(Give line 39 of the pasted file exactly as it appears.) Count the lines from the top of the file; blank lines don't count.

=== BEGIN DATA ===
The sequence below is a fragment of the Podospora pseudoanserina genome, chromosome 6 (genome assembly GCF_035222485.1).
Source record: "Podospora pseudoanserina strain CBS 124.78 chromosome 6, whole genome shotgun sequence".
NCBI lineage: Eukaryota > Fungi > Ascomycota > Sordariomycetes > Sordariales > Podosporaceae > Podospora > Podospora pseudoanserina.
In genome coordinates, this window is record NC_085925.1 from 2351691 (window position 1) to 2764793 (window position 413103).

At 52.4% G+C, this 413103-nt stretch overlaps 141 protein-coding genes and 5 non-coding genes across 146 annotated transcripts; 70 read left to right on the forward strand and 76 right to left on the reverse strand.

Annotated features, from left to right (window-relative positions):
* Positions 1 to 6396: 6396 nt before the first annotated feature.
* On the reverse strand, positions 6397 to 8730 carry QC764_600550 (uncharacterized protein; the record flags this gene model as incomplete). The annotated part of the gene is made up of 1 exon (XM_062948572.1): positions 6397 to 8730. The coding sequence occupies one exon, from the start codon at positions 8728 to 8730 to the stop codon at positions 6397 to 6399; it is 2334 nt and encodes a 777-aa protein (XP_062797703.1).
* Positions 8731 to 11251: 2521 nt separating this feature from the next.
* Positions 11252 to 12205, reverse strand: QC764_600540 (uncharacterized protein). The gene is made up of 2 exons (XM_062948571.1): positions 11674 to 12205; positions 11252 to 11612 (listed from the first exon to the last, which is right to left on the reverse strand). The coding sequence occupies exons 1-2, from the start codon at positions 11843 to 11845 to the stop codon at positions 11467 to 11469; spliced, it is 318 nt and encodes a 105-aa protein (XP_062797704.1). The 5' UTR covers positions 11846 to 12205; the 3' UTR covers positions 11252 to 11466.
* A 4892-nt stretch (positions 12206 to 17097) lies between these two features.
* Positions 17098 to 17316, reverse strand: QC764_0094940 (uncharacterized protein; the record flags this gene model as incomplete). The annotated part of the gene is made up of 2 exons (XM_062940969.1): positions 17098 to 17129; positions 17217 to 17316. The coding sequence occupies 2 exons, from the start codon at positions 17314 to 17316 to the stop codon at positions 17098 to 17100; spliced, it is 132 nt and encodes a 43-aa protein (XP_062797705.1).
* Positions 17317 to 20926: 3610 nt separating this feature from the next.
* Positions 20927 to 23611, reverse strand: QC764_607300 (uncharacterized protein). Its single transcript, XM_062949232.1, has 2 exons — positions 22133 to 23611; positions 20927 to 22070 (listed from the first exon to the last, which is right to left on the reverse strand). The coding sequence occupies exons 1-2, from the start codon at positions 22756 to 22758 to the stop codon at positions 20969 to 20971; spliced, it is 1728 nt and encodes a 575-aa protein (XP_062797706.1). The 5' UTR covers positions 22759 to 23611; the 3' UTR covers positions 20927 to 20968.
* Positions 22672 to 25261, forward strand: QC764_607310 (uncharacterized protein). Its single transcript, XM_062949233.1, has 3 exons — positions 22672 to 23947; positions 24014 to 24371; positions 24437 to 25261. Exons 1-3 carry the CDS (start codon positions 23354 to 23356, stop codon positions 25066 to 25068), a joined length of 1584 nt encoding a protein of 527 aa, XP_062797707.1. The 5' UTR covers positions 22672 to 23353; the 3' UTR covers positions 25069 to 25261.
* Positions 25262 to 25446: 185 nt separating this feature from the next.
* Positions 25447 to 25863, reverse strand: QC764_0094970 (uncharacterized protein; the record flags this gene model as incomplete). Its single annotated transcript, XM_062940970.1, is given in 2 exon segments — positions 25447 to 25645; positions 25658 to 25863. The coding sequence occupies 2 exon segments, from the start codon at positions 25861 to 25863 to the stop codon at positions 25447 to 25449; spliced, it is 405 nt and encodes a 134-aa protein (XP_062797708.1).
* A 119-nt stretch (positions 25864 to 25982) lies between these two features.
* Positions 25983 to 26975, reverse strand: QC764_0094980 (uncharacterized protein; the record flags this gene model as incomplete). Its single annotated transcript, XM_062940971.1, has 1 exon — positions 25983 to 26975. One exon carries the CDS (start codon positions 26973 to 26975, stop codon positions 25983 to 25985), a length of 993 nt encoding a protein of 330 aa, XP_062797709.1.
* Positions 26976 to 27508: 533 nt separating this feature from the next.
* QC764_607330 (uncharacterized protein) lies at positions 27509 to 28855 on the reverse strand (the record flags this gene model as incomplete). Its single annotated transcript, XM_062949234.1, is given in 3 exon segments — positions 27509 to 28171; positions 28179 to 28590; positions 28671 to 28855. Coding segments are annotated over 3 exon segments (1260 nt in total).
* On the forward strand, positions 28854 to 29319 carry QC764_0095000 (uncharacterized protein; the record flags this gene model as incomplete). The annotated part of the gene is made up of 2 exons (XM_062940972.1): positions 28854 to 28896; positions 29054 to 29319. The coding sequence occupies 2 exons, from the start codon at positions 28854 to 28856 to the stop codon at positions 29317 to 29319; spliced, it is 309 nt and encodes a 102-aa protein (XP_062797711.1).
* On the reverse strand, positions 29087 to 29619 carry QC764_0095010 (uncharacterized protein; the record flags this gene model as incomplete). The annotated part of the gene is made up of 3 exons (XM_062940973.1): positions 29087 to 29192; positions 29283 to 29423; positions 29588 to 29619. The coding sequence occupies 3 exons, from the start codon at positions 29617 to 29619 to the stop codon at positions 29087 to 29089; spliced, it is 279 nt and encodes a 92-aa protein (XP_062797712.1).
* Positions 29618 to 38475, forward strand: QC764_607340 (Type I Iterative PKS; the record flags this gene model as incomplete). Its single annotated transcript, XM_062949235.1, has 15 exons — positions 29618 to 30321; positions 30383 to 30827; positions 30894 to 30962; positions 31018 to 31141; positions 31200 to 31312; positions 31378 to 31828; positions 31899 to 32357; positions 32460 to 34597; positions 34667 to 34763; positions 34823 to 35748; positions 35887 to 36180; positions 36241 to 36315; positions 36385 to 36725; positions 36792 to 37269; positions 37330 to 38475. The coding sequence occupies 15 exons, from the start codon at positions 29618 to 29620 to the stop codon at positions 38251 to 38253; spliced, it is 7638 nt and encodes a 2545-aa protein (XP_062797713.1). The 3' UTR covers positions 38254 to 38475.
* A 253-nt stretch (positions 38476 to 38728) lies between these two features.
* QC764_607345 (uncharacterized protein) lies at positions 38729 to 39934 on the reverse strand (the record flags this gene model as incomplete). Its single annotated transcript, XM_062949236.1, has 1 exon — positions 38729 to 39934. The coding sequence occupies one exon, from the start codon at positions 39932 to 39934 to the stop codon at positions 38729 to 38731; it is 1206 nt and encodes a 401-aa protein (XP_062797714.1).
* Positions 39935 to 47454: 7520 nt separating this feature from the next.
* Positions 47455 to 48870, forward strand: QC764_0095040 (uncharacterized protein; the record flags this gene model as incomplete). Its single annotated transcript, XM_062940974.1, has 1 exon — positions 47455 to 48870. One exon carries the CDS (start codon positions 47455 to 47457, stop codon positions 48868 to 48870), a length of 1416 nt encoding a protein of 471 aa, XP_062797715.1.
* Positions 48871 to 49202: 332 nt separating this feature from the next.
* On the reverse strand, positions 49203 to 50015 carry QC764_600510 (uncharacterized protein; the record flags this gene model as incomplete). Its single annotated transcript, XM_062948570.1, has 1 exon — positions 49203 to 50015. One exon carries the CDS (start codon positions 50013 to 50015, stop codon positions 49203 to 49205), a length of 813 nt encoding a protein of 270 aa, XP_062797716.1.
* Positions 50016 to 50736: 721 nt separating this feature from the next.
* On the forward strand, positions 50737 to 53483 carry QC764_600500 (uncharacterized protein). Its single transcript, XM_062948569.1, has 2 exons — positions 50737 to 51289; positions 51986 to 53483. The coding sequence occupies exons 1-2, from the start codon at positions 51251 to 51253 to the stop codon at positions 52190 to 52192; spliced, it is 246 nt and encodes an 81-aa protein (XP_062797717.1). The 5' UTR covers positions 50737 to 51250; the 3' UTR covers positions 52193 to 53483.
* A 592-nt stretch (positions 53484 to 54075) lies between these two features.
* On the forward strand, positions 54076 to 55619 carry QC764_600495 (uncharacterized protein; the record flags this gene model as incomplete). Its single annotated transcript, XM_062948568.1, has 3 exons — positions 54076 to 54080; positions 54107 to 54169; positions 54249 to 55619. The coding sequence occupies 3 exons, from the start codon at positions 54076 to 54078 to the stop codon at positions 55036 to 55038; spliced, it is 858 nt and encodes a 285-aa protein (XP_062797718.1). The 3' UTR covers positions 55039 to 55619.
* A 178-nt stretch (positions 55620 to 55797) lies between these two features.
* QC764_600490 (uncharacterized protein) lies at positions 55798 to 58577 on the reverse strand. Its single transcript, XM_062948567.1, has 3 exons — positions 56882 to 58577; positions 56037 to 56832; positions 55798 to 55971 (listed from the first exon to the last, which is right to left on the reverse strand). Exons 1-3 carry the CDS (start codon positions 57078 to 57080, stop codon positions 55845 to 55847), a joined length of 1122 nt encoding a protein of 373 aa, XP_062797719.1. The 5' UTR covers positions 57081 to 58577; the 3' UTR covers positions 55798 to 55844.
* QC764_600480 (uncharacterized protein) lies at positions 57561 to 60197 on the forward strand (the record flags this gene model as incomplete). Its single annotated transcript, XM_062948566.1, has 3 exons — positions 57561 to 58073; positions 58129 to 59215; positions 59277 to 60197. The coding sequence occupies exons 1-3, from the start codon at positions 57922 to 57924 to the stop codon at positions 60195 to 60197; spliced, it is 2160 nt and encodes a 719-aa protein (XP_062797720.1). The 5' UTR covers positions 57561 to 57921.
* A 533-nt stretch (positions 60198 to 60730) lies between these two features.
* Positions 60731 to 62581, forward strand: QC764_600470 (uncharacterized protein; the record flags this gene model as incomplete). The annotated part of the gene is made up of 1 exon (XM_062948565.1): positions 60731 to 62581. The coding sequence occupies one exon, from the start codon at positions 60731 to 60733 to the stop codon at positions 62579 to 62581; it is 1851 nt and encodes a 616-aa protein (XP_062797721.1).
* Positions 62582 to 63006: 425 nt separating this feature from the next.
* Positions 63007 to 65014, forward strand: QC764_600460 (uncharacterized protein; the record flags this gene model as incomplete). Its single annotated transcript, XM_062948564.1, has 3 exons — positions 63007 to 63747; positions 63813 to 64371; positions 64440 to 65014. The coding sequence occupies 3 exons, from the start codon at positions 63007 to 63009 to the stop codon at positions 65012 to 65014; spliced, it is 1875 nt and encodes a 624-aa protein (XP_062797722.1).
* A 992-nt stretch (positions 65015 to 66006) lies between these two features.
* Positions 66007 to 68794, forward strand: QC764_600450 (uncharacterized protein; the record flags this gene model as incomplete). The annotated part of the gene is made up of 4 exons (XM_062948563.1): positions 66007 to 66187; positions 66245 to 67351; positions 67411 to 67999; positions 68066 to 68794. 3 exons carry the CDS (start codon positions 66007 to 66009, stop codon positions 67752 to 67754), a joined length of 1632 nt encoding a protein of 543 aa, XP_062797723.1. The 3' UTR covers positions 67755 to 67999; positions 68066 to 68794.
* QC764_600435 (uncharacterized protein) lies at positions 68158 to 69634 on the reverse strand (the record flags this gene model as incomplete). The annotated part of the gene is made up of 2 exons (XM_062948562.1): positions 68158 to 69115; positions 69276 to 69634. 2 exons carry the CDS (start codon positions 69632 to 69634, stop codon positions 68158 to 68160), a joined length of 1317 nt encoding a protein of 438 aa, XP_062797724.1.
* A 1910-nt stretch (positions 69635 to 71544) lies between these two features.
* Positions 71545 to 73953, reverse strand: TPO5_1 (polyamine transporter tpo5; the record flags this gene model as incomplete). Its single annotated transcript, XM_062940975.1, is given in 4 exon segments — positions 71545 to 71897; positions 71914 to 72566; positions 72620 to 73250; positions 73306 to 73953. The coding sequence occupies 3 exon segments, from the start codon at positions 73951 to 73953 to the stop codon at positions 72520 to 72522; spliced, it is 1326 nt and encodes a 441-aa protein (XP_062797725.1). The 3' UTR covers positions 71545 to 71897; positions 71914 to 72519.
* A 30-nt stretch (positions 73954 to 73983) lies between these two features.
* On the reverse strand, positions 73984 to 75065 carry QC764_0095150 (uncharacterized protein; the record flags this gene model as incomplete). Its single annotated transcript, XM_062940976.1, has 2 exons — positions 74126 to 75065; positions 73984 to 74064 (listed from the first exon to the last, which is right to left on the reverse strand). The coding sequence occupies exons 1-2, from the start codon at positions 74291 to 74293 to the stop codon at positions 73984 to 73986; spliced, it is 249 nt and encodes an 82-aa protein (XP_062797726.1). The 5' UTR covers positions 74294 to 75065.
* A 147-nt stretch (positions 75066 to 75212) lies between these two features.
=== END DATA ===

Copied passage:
* Positions 60731 to 62581, forward strand: QC764_600470 (uncharacterized protein; the record flags this gene model as incomplete). The annotated part of the gene is made up of 1 exon (XM_062948565.1): positions 60731 to 62581. The coding sequence occupies one exon, from the start codon at positions 60731 to 60733 to the stop codon at positions 62579 to 62581; it is 1851 nt and encodes a 616-aa protein (XP_062797721.1).